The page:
Weight Loss at a Cost: Implications of High-Protein, Low-Carbohydrate Diets

By Gabel, Kathe A.; Lund, Robin J. | JOPERD--The Journal of Physical Education, Recreation & Dance, February 2002 | Go to article overview
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Weight Loss at a Cost: Implications of High-Protein, Low-Carbohydrate Diets

Gabel, Kathe A., Lund, Robin J., JOPERD--The Journal of Physical Education, Recreation & Dance

Promoters of high-protein, low-carbohydrate (HPLC) diets claim that they can guarantee quick weight loss. Introduced by Robert Atkins in 1972, this type of diet achieved considerable popularity at first, but its popularity soon declined as people failed to attain the advertised weight loss. Today, however, this diet has regained attention among people who wish to shed extra pounds. Among the books touting HPLC diets are Dr. Atkins' New Diet Revolution (Atkins, 1999), The Zone (Sears, 1995), and Sugar Busters (Steward, Bethea, & Andrews, 1998). Readers have made these books very popular. For example, Atkins (2001) on his web site indicates that his book "was the top-selling diet/health book in America in 1997 and 1998."

The average American is not alone in being drawn to this extraordinary prescription for weight loss. Athletes, young and old, are also easily enticed by the claims of quick weight loss and greater athletic success. Coaches and health and fitness professionals there-fore need to examine these claims in the light of scientific evidence in order to better discharge their duty to their athletes and students. To that end, this article will address the claims of HPLC diets by examining relevant scientific reports. Possible adverse effects will also be addressed.

The Claims

Claim 1: Weight loss is attributed to the composition of the diet (i.e., high protein, low carbohydrate).

Scientific Reports. The only healthful way to lose weight is to achieve a negative energy balance. To accomplish this, three methods are possible. If one maintains his or her usual energy output, while decreasing the amount of energy consumed as food, a negative energy balance will result. High-protein, low-carbohydrate diets are typically low-calorie, thereby causing a negative energy balance, hence weight loss (Boucher, 1999). The second way to accomplish a negative energy balance is to maintain the usual food intake, while increasing energy output by exercise. The third and most effective method combines the first two. By creating a negative energy balance through a combination of diet and exercise, lean muscle mass can be retained while body fat is decreased.

The fact that the hypocaloric HPLC diet promotes weight loss is not disputed. The question is what role the diet's composition plays. Dr. Atkins recommends that dieters consume 1,400 calories per day during the first two weeks of the diet (Boucher, 1999). For a moderately active 18-year-old female who weighs 125 pounds, this is only 60 percent of her recommended level of energy intake (Food and Nutrition Board, 1989). In other words, the diet achieves its results by severely reducing caloric intake. This has nothing to do with the diet's composition. A hypocaloric diet of any composition will produce weight loss. It is negative energy balance, rather than diet composition, that is responsible for weight loss.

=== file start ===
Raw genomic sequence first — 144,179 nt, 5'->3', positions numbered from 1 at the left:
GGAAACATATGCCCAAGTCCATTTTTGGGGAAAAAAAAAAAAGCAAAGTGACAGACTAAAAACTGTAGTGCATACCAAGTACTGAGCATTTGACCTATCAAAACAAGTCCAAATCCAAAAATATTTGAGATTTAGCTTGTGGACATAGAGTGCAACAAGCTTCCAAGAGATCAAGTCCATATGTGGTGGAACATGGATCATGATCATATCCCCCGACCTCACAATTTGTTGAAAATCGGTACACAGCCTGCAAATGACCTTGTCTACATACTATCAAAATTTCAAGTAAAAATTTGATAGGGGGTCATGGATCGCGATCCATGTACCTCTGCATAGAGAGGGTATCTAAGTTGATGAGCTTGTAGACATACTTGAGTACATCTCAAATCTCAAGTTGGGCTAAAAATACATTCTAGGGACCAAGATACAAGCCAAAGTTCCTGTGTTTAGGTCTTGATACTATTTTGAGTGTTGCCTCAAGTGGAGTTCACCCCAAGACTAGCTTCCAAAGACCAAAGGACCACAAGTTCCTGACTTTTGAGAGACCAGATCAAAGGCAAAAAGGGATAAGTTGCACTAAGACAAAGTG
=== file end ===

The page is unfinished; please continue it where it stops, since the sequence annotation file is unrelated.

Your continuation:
Claim 2: Insulin promotes the storage of fat; therefore by limiting carbohydrate, dieters will decrease levels of insulin and body fat.

Scientific Reports. Insulin is an anabolic hormone released during the fed state that allows for the uptake of glucose into cells and promotes the synthesis of glycogen and fat. High levels of insulin in the blood are associated with obesity (Bagdade, Bierman, & Porte, 1967). Because of insulin's effect on fat synthesis, promoters of HPLC have targeted insulin as the "bad guy." However, insulin does not cause obesity; indeed, the opposite is true. Obesity causes high levels of insulin to accumulate (Almazov, Blagosklonnaia, Shliakhto, & Krasil'nikova, 1999; Hashimoto & Saito, 2000). Simply stated, obesity decreases the ability of the liver to clear insulin, resulting in increased levels of insulin (Bergman, et al., 2001).

To assess the effect of carbohydrate levels on weight loss, Golay, Allaz et al. (1996) and Golay, Eigenheer et al. (1996) fed subjects hypocaloric diets that consisted of 15, 25 or 45 percent of calories as carbohydrate.

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Weight Loss at a Cost: Implications of High-Protein, Low-Carbohydrate Diets


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